The Archdiocese of Baltimore, the mother ship of American Catholicism and, for more than a century, a refuge for progressive Catholic thinking, has a new archbishop - Edwin Frederick O'Brien, a man who has made no secret of his concerns about gays in the priesthood and one who has spent much of his career ministering to the tradition-oriented U.S. military services.
So the question arises: Are Maryland's liberal Catholics likely to feel less comfortable with their new leader?
The answer, some liberals and conservatives in the archdiocese agree, is that most Catholics are likely to continue to peacefully coexist here, regardless of ongoing debates within the church over practices and politics.
"Whenever a new man comes there is going to be concern," said the Rev. Richard T. Lawrence, pastor of St. Vincent de Paul at 120 N. Front St. in Baltimore.
Lawrence, who runs the oldest Catholic parish church in continuous service in the city, doesn't flinch when described as a liberal. His church runs an outreach program that feeds and finds jobs for the unemployed.
"People were apprehensive about [Cardinal William H.] Keeler when he arrived," Lawrence noted in a phone interview Thursday afternoon, "But he turned out great. Keeler adopted to the Maryland model for accepting diversity that goes back to [the country's first Catholic bishop, John] Carroll.
"Two things most characterize Baltimore's diversity," said Lawrence: "self-confidence that comes from being the mother church and a long tradition of understanding and close relationships with other religions."
Lawrence traces the Baltimore archdiocese's modern liberal heritage back to Cardinal James Gibbons, who headed the church here from 1877 to 1921. Theodore Roosevelt praised his leadership, Lawrence noted.
Indeed, Gibbons was famous for his support of the labor movement in the United States and for teaching a liberal theology.
H.L. Mencken, who reserved his harshest criticism for Christian ministers, wrote in 1921, after Gibbons' death, "More presidents than one sought the counsel of Cardinal Gibbons: he was a man of the highest sagacity, a politician in the best sense. ... He had Rome against him often, but he always won in the end, for he was always right."
In a more recent era, Cardinal Lawrence Shehan, who led the diocese from 1961 to1974, became a leading liberal figure in the American Catholic Church. A native of Baltimore, he banned segregation in all of the diocese's institutions, walked in the March on Washington for Jobs and Freedom in 1963 and maintained good relations with Judaism and Eastern Orthodoxy.
He was a leader at the Second Vatican Council, noted for liberalizing church practices and dogma, and condemned the Vietnam War.
Shehan's successor, William Donald Borders, continued Shehan's liberal practices, delegating significant leadership roles to three auxiliary bishops and adding a number of advisory bodies.
Cardinal William H. Keeler, who succeeded Borders and is now retiring, is generally believed to be more traditional in his views, but Lawrence believes he has fostered a spirit of "live and let live" in the archdiocese.
He noted that when Keeler petitioned the Vatican for permission to allow the Latin Mass to be said in a Baltimore church, the liberal St. Vincent's parish council signed a letter of support.
Keeler has done a good job buttressing the church's finances, restoring the historic Baltimore basilica, reaching out to Jewish leaders and representatives of other faiths while avoiding serious damage from scandals like those that have devastated archdioceses in Boston and New York, an array of church leaders agree.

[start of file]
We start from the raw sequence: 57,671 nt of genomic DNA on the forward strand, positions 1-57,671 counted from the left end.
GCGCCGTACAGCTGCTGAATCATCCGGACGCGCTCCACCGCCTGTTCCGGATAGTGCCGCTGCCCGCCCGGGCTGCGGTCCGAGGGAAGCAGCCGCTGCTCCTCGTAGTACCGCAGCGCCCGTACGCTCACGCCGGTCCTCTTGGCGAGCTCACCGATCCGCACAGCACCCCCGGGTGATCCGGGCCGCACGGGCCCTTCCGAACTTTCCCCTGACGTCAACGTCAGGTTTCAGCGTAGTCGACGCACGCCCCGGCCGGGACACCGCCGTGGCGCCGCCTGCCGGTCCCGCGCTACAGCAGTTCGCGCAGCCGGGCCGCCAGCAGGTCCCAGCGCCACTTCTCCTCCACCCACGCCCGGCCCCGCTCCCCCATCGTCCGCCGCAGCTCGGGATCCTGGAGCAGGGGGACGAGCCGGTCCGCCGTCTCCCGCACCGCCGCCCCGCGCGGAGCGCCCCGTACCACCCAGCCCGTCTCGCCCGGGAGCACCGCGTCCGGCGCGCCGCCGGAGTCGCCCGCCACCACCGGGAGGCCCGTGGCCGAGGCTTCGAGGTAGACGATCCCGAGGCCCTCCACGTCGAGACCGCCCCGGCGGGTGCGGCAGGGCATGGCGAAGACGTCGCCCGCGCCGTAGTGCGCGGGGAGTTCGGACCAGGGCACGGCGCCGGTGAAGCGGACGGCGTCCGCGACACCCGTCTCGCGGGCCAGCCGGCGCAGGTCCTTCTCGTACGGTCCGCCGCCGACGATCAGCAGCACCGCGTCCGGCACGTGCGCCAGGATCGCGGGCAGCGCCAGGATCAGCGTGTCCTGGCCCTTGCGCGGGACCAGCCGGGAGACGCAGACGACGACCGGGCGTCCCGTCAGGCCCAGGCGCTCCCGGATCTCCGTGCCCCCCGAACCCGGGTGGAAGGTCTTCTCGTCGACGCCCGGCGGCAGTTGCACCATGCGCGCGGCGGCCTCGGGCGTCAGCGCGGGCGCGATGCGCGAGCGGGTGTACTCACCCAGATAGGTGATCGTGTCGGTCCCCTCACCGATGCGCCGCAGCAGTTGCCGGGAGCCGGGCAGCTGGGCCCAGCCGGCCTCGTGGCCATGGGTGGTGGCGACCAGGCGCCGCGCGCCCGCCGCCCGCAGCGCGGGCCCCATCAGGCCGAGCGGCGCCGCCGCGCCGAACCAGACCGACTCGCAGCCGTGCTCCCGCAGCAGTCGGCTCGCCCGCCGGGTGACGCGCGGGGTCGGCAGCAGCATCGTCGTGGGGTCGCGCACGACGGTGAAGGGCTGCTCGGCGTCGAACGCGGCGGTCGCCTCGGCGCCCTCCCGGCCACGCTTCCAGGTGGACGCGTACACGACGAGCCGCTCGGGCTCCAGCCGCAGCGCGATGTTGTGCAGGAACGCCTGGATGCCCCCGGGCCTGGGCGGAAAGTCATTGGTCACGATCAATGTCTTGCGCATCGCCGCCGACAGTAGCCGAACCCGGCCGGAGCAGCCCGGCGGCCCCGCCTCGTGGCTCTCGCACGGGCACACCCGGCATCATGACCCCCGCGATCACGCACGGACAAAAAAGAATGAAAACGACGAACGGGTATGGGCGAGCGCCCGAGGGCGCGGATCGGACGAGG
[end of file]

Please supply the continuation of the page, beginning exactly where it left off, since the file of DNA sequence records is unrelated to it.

"Keeler did some very good things for the diocese," said the Rev. Michael J. Roach, a more tradition-oriented pastor at St. Bartholomew's Catholic Church in Manchester, Carroll County. "He was betrayed by his health or he would have done a lot more in his last two or three years."
Most Baltimore Catholics are fairly conservative, Roach asserted in a telephone interview Thursday. "Baltimore's establishment is a liberal establishment but most churchgoers are fairly orthodox. It's a straight city."
Roach sees O'Brien as a seasoned church leader who is unlikely to be carried away in his new role. "I'm not sure this man is strong on charm," he said, "but he wouldn't have the job if he were likely to become a dictator."
The church here will become more conservative, Roach predicts, as older, liberal priests retire and younger, more conservative priests take their place.
Some liberal Catholics hope O'Brien will take a more active role in promoting peace and social justice, in Baltimore and nationally.
Chuck Michaels, who was archdiocesan coordinator for justice and peace under Borders from 1982 to 1986, notes that Keeler eliminated that position in 1989.
"I would agree with those who are concerned about the perceived shift of the Catholic hierarchy toward more traditional politically conservative positions," Michaels said Thursday. "but there are larger issues overshadowing those concerns.
"I would hope that any new arrival to this position would commit himself to well-established church policies on peace and justice going all the way back to Pacem in Terris [a famous human rights encyclical issued by Pope John XXIII] and echoed by American bishops' pastorals going back 25 to 30 year on everything from nuclear policy to racial justice to cultural violence to economics and immigration policy."
Michaels, who is now Baltimore coordinator for Pax Christi, a liberal Catholic advocacy group, said he wishes the new archbishop well. He added that in his personal view O'Brien would do well to reestablish a justice and peace office to help promote long-standing church views on social issues.